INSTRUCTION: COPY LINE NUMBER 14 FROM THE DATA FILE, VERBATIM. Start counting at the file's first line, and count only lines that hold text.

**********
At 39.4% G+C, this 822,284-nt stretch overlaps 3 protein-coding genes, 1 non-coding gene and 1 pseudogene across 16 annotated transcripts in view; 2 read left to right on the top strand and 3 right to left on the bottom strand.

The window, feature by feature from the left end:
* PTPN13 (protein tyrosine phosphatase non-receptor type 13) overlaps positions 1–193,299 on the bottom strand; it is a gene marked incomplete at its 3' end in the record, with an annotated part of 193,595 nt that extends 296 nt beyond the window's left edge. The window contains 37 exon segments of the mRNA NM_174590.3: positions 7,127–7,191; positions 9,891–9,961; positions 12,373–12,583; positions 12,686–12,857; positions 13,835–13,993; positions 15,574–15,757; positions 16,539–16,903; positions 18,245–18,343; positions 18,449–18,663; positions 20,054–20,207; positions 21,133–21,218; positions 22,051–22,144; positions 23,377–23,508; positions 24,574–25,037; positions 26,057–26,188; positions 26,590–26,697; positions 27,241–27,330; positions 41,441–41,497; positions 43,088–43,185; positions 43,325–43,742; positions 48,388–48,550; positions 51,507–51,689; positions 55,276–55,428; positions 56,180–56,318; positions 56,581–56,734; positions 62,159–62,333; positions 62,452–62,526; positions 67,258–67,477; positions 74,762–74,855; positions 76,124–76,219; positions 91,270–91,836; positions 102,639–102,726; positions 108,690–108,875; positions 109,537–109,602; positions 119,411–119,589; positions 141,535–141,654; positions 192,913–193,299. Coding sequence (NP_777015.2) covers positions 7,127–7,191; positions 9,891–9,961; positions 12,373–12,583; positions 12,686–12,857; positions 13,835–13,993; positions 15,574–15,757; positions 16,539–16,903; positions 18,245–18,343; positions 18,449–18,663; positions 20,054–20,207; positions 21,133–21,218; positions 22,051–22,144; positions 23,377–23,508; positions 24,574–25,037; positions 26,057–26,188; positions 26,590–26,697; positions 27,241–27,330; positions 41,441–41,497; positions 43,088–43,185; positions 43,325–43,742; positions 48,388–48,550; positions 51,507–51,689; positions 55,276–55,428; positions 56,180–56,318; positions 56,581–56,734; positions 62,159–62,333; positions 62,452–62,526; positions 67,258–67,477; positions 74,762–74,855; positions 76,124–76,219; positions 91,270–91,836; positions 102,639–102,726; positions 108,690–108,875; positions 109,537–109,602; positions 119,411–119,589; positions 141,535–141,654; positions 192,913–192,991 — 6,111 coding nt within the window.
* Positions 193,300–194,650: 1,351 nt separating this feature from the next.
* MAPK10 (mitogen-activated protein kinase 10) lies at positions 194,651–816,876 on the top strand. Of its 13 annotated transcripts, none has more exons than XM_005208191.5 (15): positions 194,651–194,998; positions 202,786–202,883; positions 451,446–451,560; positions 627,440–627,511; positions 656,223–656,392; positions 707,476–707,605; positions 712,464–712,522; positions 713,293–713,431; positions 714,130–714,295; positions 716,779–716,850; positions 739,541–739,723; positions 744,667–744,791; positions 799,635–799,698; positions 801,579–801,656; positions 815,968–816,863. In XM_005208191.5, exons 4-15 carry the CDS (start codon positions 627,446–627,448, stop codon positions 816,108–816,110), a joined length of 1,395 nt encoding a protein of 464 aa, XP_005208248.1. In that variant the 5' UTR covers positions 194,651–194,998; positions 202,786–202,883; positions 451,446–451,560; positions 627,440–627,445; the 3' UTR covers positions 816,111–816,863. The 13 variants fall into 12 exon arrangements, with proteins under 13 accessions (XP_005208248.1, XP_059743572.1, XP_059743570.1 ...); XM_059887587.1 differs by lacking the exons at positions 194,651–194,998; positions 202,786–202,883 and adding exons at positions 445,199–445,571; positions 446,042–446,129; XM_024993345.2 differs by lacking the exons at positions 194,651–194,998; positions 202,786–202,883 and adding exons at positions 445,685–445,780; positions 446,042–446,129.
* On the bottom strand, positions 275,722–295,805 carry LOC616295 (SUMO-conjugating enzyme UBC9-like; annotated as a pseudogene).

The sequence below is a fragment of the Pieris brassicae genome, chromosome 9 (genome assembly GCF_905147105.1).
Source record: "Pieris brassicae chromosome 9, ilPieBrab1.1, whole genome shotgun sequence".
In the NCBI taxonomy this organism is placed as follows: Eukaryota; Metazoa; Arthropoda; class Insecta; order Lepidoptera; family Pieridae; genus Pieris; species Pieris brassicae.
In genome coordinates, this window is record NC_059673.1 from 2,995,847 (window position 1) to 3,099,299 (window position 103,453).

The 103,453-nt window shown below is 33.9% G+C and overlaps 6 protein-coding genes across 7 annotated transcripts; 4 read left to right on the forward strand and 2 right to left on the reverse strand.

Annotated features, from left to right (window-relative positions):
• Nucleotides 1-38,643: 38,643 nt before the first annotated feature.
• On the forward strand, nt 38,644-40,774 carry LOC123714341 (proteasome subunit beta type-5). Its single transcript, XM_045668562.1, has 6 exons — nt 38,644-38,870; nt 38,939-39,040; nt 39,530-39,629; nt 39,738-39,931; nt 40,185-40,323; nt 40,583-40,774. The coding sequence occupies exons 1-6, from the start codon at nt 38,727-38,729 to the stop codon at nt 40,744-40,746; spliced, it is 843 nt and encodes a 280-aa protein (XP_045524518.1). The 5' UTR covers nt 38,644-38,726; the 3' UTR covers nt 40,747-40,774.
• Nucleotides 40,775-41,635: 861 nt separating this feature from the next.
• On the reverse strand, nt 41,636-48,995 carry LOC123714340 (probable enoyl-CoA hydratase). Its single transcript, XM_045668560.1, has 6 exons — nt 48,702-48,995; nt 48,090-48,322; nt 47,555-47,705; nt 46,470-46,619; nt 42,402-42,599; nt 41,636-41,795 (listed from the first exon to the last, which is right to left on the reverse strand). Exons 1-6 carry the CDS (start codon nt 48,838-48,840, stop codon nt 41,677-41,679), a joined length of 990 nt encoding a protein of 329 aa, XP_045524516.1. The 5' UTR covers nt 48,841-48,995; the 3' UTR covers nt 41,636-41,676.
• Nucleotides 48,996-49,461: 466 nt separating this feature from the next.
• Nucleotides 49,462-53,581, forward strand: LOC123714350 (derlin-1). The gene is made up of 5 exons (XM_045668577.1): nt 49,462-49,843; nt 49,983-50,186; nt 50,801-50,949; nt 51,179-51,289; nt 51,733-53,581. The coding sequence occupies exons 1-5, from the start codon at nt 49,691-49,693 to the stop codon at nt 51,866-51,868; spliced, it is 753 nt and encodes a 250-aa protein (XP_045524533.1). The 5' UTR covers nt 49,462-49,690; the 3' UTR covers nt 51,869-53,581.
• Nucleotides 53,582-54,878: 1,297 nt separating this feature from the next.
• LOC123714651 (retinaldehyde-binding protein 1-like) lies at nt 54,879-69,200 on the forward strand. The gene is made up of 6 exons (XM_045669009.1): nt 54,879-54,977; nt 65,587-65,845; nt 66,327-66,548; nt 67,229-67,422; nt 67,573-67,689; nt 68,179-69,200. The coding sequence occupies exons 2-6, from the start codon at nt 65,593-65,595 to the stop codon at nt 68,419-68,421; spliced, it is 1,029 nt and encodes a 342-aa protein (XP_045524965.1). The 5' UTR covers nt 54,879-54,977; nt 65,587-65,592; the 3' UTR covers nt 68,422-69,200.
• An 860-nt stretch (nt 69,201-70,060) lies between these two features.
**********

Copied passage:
• On the forward strand, nt 38,644-40,774 carry LOC123714341 (proteasome subunit beta type-5). Its single transcript, XM_045668562.1, has 6 exons — nt 38,644-38,870; nt 38,939-39,040; nt 39,530-39,629; nt 39,738-39,931; nt 40,185-40,323; nt 40,583-40,774. The coding sequence occupies exons 1-6, from the start codon at nt 38,727-38,729 to the stop codon at nt 40,744-40,746; spliced, it is 843 nt and encodes a 280-aa protein (XP_045524518.1). The 5' UTR covers nt 38,644-38,726; the 3' UTR covers nt 40,747-40,774.